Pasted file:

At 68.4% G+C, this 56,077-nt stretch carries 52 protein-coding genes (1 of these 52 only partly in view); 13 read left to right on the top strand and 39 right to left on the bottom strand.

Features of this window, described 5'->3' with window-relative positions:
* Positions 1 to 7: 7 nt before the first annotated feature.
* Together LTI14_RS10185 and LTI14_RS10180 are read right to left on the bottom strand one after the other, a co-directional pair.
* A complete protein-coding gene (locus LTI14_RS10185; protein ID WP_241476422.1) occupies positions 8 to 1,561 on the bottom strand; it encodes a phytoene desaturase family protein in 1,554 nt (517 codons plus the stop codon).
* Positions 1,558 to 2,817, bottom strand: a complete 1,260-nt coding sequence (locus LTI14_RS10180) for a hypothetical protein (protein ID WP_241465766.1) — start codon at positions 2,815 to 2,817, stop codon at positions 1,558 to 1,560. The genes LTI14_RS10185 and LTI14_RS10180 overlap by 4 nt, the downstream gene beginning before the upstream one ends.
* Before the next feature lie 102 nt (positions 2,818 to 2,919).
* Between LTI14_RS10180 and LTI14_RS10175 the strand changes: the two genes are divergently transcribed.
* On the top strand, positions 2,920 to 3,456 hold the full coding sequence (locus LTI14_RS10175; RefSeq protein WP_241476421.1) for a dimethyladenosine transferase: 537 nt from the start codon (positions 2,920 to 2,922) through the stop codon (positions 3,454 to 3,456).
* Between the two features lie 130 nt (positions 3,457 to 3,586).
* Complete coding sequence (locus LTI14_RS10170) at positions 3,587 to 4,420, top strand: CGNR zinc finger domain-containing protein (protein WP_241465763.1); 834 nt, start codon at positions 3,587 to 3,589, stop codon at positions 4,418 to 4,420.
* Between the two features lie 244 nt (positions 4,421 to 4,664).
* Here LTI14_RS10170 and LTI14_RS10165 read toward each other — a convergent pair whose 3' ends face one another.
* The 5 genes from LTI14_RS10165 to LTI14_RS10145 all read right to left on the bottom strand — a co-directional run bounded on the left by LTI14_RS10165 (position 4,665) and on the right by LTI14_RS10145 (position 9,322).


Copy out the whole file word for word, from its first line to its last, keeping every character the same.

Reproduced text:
At 68.4% G+C, this 56,077-nt stretch carries 52 protein-coding genes (1 of these 52 only partly in view); 13 read left to right on the top strand and 39 right to left on the bottom strand.

Features of this window, described 5'->3' with window-relative positions:
* Positions 1 to 7: 7 nt before the first annotated feature.
* Together LTI14_RS10185 and LTI14_RS10180 are read right to left on the bottom strand one after the other, a co-directional pair.
* A complete protein-coding gene (locus LTI14_RS10185; protein ID WP_241476422.1) occupies positions 8 to 1,561 on the bottom strand; it encodes a phytoene desaturase family protein in 1,554 nt (517 codons plus the stop codon).
* Positions 1,558 to 2,817, bottom strand: a complete 1,260-nt coding sequence (locus LTI14_RS10180) for a hypothetical protein (protein ID WP_241465766.1) — start codon at positions 2,815 to 2,817, stop codon at positions 1,558 to 1,560. The genes LTI14_RS10185 and LTI14_RS10180 overlap by 4 nt, the downstream gene beginning before the upstream one ends.
* Before the next feature lie 102 nt (positions 2,818 to 2,919).
* Between LTI14_RS10180 and LTI14_RS10175 the strand changes: the two genes are divergently transcribed.
* On the top strand, positions 2,920 to 3,456 hold the full coding sequence (locus LTI14_RS10175; RefSeq protein WP_241476421.1) for a dimethyladenosine transferase: 537 nt from the start codon (positions 2,920 to 2,922) through the stop codon (positions 3,454 to 3,456).
* Between the two features lie 130 nt (positions 3,457 to 3,586).
* Complete coding sequence (locus LTI14_RS10170) at positions 3,587 to 4,420, top strand: CGNR zinc finger domain-containing protein (protein WP_241465763.1); 834 nt, start codon at positions 3,587 to 3,589, stop codon at positions 4,418 to 4,420.
* Between the two features lie 244 nt (positions 4,421 to 4,664).
* Here LTI14_RS10170 and LTI14_RS10165 read toward each other — a convergent pair whose 3' ends face one another.
* The 5 genes from LTI14_RS10165 to LTI14_RS10145 all read right to left on the bottom strand — a co-directional run bounded on the left by LTI14_RS10165 (position 4,665) and on the right by LTI14_RS10145 (position 9,322).